By William Street
Rights of individual states vs. federal authority have been contentious since the founding of this country. “Don’t tread on me,” New Hampshire’s motto aimed at the British, can now be applied to many cities, states and counties opposing Trump’s egregious deportation policies.
Today we see more states, including Oregon, and more counties, hopefully including soon our own Clackamas, and more cities, including several in Oregon, declaring that the Feds cannot come into our turf and apply their policy at the expense of our neighbors. Continue reading
Hello Friends and Neighbors, and Happy Spring! We are beginning the third month of the legislative session, and it has been busy! I have been hard at work with my colleagues on state-wide issues including transportation and revenue. I have also successfully passed a few of my personal bills. A few of note, include Voter Pre-Registration, Gambling Addiction Hardship Permits, and a pair of bills which give resources to victims of sex trafficking. Read more …
Wayne Morse was one of the most prolific statesmen to ever serve Oregon. He had earned a number of nicknames during his time, including the “Tiger of the Senate.” In 1944, Morse won his first election to become one of Oregon’s senators, and he served until 1968. On Friday, April 28th, we will honor his legacy at the 8th Annual Wayne Morse Gala. Continue reading
By Peter Toll
Clackamas County has a new legislator, and history repeats itself.
Silverton Mayor Rick Lewis was selected by commissioners from Marion and Clackamas Counties to succeed Vic Gilliam, also of Silverton, in the Oregon House of Representatives. Gilliam, very ill with Lou Gehrig’s disease, resigned Jan. 30 after his re-election in District 18.
Oregon law dictates that a replacement be from the same party (Republican, in this case,) and come from a short list of candidates submitted to commissioners by local party representatives. As Marion has more people in District 18 than Clackamas does, votes were appropriately weighted. Continue reading
House District 38, comprising Lake Oswego and a bit of SW Portland, saw some 60 people turn out for their March meeting at the Foothills Community Center of Lake Oswego, including a wealth of victorious candidates in the recent election.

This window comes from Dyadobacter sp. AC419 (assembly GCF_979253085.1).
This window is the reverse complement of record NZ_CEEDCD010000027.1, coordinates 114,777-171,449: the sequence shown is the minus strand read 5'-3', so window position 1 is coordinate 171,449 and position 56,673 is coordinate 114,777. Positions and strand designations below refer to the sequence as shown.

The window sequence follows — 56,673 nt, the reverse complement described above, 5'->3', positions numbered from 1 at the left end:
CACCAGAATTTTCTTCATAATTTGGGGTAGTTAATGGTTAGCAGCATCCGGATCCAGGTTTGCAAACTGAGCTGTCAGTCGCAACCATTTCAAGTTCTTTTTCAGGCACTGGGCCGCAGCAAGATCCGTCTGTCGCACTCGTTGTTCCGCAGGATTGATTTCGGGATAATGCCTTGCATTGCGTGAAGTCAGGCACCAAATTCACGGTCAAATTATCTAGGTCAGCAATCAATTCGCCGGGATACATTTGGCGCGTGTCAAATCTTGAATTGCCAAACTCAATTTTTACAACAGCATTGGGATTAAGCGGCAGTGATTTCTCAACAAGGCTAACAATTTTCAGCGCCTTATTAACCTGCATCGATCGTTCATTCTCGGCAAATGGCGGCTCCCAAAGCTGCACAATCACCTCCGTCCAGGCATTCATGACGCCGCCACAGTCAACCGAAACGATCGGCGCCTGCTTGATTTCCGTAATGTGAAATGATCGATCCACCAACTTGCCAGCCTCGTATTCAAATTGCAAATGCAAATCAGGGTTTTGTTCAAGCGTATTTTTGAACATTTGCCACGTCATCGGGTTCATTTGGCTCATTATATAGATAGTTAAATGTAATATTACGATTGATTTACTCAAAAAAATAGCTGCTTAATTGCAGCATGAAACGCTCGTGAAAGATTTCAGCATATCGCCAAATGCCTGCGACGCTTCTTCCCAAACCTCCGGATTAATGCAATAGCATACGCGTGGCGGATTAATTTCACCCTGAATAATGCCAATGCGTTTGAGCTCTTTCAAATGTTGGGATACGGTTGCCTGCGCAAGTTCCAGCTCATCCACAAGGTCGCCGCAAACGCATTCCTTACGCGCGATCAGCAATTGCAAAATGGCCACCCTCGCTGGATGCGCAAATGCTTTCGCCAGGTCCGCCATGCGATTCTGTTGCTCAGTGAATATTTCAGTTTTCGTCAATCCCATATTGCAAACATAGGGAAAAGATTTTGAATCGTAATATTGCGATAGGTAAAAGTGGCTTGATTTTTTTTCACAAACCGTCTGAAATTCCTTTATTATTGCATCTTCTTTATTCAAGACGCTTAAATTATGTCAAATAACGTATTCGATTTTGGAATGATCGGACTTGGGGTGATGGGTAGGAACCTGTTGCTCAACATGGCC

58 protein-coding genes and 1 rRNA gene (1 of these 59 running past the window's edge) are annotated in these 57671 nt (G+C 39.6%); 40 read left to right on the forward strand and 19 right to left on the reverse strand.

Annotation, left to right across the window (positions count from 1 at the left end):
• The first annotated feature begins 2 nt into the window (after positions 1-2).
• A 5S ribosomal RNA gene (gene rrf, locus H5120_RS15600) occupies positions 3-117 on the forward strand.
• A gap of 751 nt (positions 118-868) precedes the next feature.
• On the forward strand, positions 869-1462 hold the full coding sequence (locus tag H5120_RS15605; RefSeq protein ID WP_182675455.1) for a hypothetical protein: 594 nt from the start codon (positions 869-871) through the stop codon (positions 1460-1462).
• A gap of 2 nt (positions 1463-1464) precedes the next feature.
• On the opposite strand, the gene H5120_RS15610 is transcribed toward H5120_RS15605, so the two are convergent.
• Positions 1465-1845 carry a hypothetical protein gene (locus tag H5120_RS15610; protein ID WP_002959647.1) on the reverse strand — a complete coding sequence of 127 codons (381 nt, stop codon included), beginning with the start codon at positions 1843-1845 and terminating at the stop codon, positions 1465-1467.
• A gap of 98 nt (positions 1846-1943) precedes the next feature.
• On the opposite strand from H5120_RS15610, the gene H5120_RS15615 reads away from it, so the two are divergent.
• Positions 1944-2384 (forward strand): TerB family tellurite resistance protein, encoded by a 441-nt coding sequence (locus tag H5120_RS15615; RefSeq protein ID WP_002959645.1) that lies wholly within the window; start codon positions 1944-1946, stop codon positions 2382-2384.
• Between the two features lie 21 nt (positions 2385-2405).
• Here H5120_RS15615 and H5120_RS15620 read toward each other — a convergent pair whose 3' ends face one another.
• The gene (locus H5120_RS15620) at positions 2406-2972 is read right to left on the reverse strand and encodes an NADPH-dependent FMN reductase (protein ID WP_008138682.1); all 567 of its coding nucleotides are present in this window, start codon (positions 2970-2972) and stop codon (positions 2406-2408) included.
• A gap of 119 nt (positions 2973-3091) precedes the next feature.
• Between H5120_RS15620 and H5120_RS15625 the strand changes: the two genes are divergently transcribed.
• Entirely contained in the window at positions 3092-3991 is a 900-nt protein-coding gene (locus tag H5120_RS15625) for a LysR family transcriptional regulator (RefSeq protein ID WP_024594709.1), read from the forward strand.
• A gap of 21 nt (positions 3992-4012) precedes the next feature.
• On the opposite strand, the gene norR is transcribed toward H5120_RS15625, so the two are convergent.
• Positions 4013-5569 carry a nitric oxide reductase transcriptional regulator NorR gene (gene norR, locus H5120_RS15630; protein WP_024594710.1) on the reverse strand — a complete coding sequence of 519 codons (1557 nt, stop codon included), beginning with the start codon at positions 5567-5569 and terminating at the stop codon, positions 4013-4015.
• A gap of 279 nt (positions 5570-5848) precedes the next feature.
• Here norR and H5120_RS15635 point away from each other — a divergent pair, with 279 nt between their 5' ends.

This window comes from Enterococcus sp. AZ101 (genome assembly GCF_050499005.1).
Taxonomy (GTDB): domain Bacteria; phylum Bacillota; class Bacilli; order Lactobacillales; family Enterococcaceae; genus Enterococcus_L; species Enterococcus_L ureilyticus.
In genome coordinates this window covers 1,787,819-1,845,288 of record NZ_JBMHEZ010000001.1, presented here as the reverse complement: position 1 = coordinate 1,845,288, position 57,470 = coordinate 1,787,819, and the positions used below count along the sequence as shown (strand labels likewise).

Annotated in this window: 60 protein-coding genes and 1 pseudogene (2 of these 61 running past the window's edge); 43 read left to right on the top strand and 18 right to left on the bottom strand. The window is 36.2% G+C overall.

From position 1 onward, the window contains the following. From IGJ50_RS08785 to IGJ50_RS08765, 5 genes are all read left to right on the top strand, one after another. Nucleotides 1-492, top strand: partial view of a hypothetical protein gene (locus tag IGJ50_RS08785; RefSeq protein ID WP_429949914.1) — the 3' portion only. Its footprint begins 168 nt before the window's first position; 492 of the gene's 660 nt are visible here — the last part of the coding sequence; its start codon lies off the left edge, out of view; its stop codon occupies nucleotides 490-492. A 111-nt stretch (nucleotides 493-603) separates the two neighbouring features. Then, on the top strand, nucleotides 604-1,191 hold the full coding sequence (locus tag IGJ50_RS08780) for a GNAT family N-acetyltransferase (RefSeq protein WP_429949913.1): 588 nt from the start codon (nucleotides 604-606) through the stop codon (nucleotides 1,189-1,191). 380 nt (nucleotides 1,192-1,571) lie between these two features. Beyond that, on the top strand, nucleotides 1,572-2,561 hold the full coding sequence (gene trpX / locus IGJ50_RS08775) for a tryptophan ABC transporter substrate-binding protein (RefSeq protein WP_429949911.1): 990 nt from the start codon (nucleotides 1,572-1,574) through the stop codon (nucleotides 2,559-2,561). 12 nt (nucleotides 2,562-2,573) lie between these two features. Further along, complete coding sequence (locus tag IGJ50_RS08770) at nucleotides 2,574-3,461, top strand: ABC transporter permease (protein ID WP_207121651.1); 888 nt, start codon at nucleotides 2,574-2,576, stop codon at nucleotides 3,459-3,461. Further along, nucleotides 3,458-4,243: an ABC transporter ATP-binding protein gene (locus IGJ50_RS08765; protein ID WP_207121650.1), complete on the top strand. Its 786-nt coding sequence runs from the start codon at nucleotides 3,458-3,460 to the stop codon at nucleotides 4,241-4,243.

Proud of its work in November, HD 38 welcomed County Commission Chair Jim Bernard, Commissioner Ken Humberston, and newly appointed Commissioner Sonya Fischer. Victories by Bernard and Humberston created the votes to appoint Commissioner Fischer to fill Bernard’s unexpired term. Each of them spoke gratefully and emphasized the new-found camaraderie and sense of moving forward now prevailing in the county. Continue reading
Young adults who moved to this country and Oregon with their parents when they were very young, are being deported to a country where they’ve never lived, have no roots, and in some cases don’t even speak the language. The latest such misadventure in this area attracted a great deal of attention.
In violation of its own policies and procedures, ICE agents improperly seized Reynolds High School and Mt Hood Community College graduate, Rodriguez Dominguez, 25, from his Southeast Portland home in the early morning, Sunday March 26. Continue reading
From Candy Emmons at the DPO:
Hello Community Leaders,
The Democratic Party of Oregon is seeking a highly qualified Full-Time Constituency Organizing Coordinator to join our team. The job announcement is linked below, please share with any interested parties that you think would be a good fit!
Thank you for all that you do!
Modern Day Community Crafted Totem at West Linn Public Library
The Clackamas tribe of the Chinook and their forebearers have occupied this county for at least 11,000 years and perhaps more than 20,000. What remains of their lives are their myths, their art, and their diet.
This is not unusual. Most cultures are remembered by their art, from the earliest cave painting in El Castillo in northern Spain dated at over 48,000 years old, to totem poles and canoes from Pacific Northwest tribes such as the Clackamas. Likewise, our lives and our place in history will be remembered by our contribution to art — be it creation myths, physical manifestations, or a view of our place in the world.
That’s the standard liberal take on the arts. Here’s a different approach. Continue reading